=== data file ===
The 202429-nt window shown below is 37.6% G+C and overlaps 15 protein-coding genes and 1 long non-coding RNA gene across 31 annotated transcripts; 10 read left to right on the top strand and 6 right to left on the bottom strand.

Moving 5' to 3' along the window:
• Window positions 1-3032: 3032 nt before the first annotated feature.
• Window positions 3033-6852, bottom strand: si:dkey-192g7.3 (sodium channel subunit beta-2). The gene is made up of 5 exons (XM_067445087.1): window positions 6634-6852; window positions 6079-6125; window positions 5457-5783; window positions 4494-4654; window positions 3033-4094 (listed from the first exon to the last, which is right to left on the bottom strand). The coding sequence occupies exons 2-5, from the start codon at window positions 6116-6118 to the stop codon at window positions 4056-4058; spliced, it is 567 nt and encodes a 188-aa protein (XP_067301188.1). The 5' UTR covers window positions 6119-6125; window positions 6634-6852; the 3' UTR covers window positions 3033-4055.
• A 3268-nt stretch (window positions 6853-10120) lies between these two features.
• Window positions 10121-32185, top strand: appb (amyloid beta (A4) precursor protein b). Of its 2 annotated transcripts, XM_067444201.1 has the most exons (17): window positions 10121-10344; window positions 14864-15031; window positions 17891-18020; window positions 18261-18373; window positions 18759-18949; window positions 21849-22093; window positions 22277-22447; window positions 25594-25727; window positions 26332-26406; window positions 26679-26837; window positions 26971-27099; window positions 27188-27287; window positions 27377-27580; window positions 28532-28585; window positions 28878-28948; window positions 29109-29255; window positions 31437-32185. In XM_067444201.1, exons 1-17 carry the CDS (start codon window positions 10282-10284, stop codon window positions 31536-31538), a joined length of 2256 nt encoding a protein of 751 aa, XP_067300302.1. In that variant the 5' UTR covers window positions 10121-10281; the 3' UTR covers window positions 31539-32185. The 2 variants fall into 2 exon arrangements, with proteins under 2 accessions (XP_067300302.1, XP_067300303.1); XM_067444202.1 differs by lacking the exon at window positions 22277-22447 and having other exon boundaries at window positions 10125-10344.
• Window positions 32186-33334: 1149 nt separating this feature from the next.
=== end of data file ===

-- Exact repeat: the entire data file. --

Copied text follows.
The 202429-nt window shown below is 37.6% G+C and overlaps 15 protein-coding genes and 1 long non-coding RNA gene across 31 annotated transcripts; 10 read left to right on the top strand and 6 right to left on the bottom strand.

Moving 5' to 3' along the window:
• Window positions 1-3032: 3032 nt before the first annotated feature.
• Window positions 3033-6852, bottom strand: si:dkey-192g7.3 (sodium channel subunit beta-2). The gene is made up of 5 exons (XM_067445087.1): window positions 6634-6852; window positions 6079-6125; window positions 5457-5783; window positions 4494-4654; window positions 3033-4094 (listed from the first exon to the last, which is right to left on the bottom strand). The coding sequence occupies exons 2-5, from the start codon at window positions 6116-6118 to the stop codon at window positions 4056-4058; spliced, it is 567 nt and encodes a 188-aa protein (XP_067301188.1). The 5' UTR covers window positions 6119-6125; window positions 6634-6852; the 3' UTR covers window positions 3033-4055.
• A 3268-nt stretch (window positions 6853-10120) lies between these two features.
• Window positions 10121-32185, top strand: appb (amyloid beta (A4) precursor protein b). Of its 2 annotated transcripts, XM_067444201.1 has the most exons (17): window positions 10121-10344; window positions 14864-15031; window positions 17891-18020; window positions 18261-18373; window positions 18759-18949; window positions 21849-22093; window positions 22277-22447; window positions 25594-25727; window positions 26332-26406; window positions 26679-26837; window positions 26971-27099; window positions 27188-27287; window positions 27377-27580; window positions 28532-28585; window positions 28878-28948; window positions 29109-29255; window positions 31437-32185. In XM_067444201.1, exons 1-17 carry the CDS (start codon window positions 10282-10284, stop codon window positions 31536-31538), a joined length of 2256 nt encoding a protein of 751 aa, XP_067300302.1. In that variant the 5' UTR covers window positions 10121-10281; the 3' UTR covers window positions 31539-32185. The 2 variants fall into 2 exon arrangements, with proteins under 2 accessions (XP_067300302.1, XP_067300303.1); XM_067444202.1 differs by lacking the exon at window positions 22277-22447 and having other exon boundaries at window positions 10125-10344.
• Window positions 32186-33334: 1149 nt separating this feature from the next.